University of Calgary

Tom Keenan to speak at legendary DEF CON hacker conference in Las Vegas

UToday HomeJuly 19, 2013

By Jessica Wallace

EVDS professor Tom Keenan is pictured at the United States Secret Service headquarters in Washington, D.C. In a speech to the annual DEF CON conference in August, Keenan will talk about the unintended consequences of the open data movement.  EVDS professor Tom Keenan is pictured at the United States Secret Service headquarters in Washington, D.C. In a speech to the annual DEF CON conference in August, Keenan will talk about the unintended consequences of the open data movement. A University of Calgary faculty member will speak at the world’s largest face-to-face gathering of elite hackers.

DEF CON, the biggest conference of its kind, brings together over 15,000 professional and amateur computer security experts every year to discuss the latest tech vulnerabilities. It’s the first time a University of Calgary professor will present at the conference, which takes place Aug. 1-4.

Environmental Design professor Tom Keenan will deliver a speech called Torturing Open Government Systems for Fun, Profit and Time Travel. He will discuss the open data movement – the idea that data, particularly government data, should be freely available to anyone – and voice his concerns about how we unlock government data vaults.

Keenan worries about the potential release of personal information or having sensitive information fall into the wrong hands. Recently, U.S. President Barack Obama praised the open data movement, saying that entrepreneurs and business owners are now using the data to create jobs and solve problems that government can't solve by itself. Keenan agrees with Obama, but also has a warning. “There’s no question that freeing up government data is like opening a treasure chest,” says Keenan, a leader in the Smart Cities movement and juror for the Intelligent Community of the Year.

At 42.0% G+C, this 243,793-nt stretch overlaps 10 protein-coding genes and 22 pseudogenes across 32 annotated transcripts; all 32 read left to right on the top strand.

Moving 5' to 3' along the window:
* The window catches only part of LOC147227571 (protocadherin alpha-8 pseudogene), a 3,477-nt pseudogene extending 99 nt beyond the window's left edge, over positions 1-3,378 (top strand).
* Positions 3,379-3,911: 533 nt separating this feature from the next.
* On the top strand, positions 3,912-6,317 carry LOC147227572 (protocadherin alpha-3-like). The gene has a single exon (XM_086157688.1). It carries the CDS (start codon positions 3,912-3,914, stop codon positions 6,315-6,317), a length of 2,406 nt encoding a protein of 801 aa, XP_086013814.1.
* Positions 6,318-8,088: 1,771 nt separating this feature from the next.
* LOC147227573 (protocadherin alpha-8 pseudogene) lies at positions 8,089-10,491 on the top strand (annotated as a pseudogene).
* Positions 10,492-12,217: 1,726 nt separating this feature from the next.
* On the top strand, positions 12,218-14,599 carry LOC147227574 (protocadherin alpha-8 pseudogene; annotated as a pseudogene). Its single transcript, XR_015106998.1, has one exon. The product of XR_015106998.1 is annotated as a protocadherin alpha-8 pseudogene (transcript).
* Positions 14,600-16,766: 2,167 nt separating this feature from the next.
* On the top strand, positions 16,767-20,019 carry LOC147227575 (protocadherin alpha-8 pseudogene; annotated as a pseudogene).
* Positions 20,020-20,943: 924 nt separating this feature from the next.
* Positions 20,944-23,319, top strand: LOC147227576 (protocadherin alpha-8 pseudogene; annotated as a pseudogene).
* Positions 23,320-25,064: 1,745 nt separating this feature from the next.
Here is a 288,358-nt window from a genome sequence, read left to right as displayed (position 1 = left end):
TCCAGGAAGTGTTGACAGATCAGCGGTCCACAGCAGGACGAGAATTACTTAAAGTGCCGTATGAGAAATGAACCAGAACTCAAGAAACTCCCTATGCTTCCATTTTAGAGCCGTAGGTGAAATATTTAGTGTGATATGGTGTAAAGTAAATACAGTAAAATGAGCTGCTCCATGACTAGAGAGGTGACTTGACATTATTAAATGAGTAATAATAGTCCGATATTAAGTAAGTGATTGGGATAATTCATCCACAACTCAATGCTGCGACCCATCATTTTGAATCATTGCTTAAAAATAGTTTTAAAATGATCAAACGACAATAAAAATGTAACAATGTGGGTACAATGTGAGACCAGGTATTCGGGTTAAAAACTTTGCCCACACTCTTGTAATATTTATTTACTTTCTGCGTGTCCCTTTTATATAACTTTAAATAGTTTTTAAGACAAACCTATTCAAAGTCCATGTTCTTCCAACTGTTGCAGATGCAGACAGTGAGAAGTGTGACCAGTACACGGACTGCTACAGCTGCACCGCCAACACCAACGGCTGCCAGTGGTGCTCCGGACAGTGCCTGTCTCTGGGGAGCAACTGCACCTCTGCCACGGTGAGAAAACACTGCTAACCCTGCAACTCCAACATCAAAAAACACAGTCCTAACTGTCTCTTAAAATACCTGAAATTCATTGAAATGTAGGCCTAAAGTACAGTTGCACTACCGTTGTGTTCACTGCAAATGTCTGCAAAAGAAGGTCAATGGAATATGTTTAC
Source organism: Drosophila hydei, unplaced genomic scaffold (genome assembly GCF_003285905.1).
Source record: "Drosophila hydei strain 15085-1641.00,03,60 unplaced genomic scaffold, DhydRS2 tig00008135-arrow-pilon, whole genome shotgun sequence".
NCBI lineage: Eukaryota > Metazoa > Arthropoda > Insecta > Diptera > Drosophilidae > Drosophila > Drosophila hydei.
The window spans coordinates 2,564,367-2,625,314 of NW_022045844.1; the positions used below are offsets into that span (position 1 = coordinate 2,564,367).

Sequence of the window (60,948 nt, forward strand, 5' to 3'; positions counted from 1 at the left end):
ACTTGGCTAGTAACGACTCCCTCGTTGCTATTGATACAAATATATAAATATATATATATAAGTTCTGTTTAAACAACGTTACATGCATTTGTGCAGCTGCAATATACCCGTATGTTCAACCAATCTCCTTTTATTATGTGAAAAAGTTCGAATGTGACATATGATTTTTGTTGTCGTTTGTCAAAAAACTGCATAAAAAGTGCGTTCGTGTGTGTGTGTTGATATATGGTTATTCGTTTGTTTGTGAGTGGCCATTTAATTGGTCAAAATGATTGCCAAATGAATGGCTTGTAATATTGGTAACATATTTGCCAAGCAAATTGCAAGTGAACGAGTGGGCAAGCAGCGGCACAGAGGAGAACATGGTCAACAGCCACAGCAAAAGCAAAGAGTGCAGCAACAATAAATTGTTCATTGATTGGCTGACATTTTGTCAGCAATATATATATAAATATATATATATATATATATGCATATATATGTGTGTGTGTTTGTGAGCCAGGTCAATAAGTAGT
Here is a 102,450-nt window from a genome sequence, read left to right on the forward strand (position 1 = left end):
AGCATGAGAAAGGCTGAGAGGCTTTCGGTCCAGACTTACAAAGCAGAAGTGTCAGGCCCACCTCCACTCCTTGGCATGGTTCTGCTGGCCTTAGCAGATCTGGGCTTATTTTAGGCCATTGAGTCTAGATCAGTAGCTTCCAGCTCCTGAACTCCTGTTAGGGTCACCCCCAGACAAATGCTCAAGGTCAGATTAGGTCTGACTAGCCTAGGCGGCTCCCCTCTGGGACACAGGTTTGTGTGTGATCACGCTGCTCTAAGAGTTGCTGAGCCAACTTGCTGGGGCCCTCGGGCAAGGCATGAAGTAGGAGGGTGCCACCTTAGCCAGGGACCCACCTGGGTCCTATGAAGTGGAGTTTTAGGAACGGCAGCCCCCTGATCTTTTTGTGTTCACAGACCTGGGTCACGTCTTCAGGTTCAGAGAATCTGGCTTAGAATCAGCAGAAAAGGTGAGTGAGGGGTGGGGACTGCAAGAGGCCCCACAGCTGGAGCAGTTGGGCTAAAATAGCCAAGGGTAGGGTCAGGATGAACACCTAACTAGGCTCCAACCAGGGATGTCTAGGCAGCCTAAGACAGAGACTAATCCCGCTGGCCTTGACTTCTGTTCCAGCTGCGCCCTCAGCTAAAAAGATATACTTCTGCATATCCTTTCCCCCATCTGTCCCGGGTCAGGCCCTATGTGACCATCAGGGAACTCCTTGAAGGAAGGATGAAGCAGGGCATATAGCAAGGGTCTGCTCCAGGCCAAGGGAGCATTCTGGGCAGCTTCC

“We can find new and better ways to run our cities, improve our environment, prevent disasters and make our lives better.” But Keenan, who also serves as an adjunct professor of computer science, cautions it’s also like opening Pandora’s Box. “New tools are becoming available that allow citizens to input data directly, combine it, visualize it and plot it on a map. They might find things that government never intended to release.”

For example, in his research, Keenan used open data to draw inferences about voting patterns in Edmonton’s last mayoral election. He used Toronto’s 311 service request database to find chronic complainers’ approximate addresses. He once tracked down an Alberta CEO’s home address, property assessment and daughter’s Facebook page to see when they were going on vacation. In the wrong hands, each example shows how open data can be used for nefarious purposes.

Keenan says we need to strike a careful balance between making data public and protecting privacy. Once data is released, it’s impossible to get it back. Just as crime investigators re-open old cases to apply new DNA technology, data sleuths from the future will pore over our civic data with even better analytical tools and approaches.

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